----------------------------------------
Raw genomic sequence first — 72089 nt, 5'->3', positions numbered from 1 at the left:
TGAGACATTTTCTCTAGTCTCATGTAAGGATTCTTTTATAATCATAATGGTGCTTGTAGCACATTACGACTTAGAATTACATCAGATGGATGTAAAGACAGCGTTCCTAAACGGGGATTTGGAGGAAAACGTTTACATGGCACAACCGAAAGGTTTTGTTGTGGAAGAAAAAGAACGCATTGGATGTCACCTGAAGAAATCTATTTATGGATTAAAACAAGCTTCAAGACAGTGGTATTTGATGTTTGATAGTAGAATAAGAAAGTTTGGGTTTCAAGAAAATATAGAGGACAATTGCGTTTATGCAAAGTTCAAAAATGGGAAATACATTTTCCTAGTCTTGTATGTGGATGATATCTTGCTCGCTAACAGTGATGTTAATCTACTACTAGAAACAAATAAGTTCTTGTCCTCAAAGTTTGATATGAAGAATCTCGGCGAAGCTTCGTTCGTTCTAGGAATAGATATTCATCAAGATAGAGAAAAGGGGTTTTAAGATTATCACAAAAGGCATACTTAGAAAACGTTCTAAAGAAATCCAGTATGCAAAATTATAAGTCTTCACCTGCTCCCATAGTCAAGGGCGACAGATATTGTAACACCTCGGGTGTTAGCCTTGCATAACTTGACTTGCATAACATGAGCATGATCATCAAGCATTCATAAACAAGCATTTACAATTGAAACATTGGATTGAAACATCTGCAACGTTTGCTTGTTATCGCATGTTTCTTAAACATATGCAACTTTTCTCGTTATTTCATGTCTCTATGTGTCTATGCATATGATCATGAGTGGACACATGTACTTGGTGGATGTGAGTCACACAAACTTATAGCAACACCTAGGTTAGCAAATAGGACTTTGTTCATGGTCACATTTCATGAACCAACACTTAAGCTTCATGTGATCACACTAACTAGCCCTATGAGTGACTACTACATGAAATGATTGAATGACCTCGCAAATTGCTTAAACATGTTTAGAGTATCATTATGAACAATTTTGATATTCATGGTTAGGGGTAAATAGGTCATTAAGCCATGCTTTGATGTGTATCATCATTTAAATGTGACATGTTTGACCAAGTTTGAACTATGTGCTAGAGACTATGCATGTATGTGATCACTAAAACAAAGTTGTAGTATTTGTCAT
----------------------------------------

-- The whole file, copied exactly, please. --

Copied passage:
Raw genomic sequence first — 72089 nt, 5'->3', positions numbered from 1 at the left:
TGAGACATTTTCTCTAGTCTCATGTAAGGATTCTTTTATAATCATAATGGTGCTTGTAGCACATTACGACTTAGAATTACATCAGATGGATGTAAAGACAGCGTTCCTAAACGGGGATTTGGAGGAAAACGTTTACATGGCACAACCGAAAGGTTTTGTTGTGGAAGAAAAAGAACGCATTGGATGTCACCTGAAGAAATCTATTTATGGATTAAAACAAGCTTCAAGACAGTGGTATTTGATGTTTGATAGTAGAATAAGAAAGTTTGGGTTTCAAGAAAATATAGAGGACAATTGCGTTTATGCAAAGTTCAAAAATGGGAAATACATTTTCCTAGTCTTGTATGTGGATGATATCTTGCTCGCTAACAGTGATGTTAATCTACTACTAGAAACAAATAAGTTCTTGTCCTCAAAGTTTGATATGAAGAATCTCGGCGAAGCTTCGTTCGTTCTAGGAATAGATATTCATCAAGATAGAGAAAAGGGGTTTTAAGATTATCACAAAAGGCATACTTAGAAAACGTTCTAAAGAAATCCAGTATGCAAAATTATAAGTCTTCACCTGCTCCCATAGTCAAGGGCGACAGATATTGTAACACCTCGGGTGTTAGCCTTGCATAACTTGACTTGCATAACATGAGCATGATCATCAAGCATTCATAAACAAGCATTTACAATTGAAACATTGGATTGAAACATCTGCAACGTTTGCTTGTTATCGCATGTTTCTTAAACATATGCAACTTTTCTCGTTATTTCATGTCTCTATGTGTCTATGCATATGATCATGAGTGGACACATGTACTTGGTGGATGTGAGTCACACAAACTTATAGCAACACCTAGGTTAGCAAATAGGACTTTGTTCATGGTCACATTTCATGAACCAACACTTAAGCTTCATGTGATCACACTAACTAGCCCTATGAGTGACTACTACATGAAATGATTGAATGACCTCGCAAATTGCTTAAACATGTTTAGAGTATCATTATGAACAATTTTGATATTCATGGTTAGGGGTAAATAGGTCATTAAGCCATGCTTTGATGTGTATCATCATTTAAATGTGACATGTTTGACCAAGTTTGAACTATGTGCTAGAGACTATGCATGTATGTGATCACTAAAACAAAGTTGTAGTATTTGTCAT